Economics is probably not something you associate with fitness. However, there is a concept from econ that may also apply to your workout — and learning it can help you ensure that every second you put into your exercise is helping you achieve your goals, rather than wasting your time.
If you didn’t sleep through Economics 101, you may recall the law of diminishing returns. Whether or not you recognize this term, the gist is: If you increase one factor of production (say number of workers) but not others (time, machines, etc.), the resulting profits, benefits or other positive outcomes slowly decrease.
In layman’s terms: You put in more effort for less results.
And when you think about that concept in terms of a workout, ain’t nobody got time for that. Luckily there are ways to avoid the law of diminishing returns when it comes to fitness.
How the Fitness Law of Diminishing Returns Applies
Given how HIIT classes have taken over the fitness industry, it’s common sense that we want to build the most muscle and burn the most fat in the least amount of time. And it turns out that your workout can be too long.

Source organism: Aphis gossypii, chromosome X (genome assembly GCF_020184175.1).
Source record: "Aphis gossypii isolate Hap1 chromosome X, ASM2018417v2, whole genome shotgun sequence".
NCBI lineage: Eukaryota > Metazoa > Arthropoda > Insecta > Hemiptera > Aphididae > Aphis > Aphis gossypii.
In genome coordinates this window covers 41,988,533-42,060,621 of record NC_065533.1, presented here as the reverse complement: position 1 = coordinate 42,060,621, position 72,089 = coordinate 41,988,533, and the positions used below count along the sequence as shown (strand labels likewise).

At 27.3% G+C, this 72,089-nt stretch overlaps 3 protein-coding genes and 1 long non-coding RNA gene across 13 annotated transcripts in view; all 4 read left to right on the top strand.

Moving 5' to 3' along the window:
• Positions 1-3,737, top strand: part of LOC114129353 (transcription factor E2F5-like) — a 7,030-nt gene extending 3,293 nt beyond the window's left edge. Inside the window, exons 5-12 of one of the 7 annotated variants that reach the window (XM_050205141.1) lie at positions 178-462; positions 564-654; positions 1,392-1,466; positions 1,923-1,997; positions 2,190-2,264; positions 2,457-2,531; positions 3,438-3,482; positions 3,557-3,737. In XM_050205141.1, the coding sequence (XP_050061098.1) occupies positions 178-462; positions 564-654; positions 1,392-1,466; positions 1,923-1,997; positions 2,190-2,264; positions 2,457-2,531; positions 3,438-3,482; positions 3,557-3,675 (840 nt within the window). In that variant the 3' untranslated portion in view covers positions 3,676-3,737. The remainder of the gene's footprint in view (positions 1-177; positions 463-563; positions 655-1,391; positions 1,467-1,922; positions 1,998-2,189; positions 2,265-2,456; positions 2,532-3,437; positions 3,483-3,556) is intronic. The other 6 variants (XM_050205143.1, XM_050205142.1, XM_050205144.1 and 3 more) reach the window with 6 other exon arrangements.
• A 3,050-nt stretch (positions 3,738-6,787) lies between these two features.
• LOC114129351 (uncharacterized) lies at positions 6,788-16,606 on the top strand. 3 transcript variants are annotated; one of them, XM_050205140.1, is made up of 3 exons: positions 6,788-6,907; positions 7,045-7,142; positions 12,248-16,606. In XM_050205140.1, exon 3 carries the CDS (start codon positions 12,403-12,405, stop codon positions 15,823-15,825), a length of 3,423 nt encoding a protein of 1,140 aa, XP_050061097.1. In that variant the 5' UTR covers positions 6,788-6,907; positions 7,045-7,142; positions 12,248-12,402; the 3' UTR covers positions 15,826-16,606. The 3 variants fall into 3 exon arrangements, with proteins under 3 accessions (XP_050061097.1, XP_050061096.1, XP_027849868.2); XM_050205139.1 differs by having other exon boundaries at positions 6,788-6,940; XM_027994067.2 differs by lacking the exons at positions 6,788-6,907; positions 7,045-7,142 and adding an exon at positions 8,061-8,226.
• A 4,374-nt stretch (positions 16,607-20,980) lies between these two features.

Take a squat, for example, says Miguel Aragoncillo, strength coach at Cressey Sports Performance. “Your first rep will theoretically be your best rep. You’re fresh, and your central nervous system is not tired or taxed,” he says. “But if you do the exercise repeatedly, by rep 100, your form will not be as good, you’ll be very slow, and you need to watch your upper back and joint integrity.”
Poor form, of course, means you’re not targeting the muscles you want to, which means you won’t get the results you’re aiming for. Plus you risk injuring yourself.
Worse, if you go too hard for too long, you may break down your muscle. While breaking down muscles is the point of a workout, you build muscle when it repairs itself post-workout. If your exercise keeps going and going, your muscles won’t have a chance to recover.
“That’s why runners and athletes use sports drinks,” says Jonathan Ross, spokesperson for the American Council on Exercise and author of “Abs Revealed.” “Carbs are your primary fuel for quick, explosive types of sports or activity. If you don’t replenish those carbs after about 90 minutes or two hours, your body can get into last-resort mode, breaking down muscle to turn it into carbs for fuel.”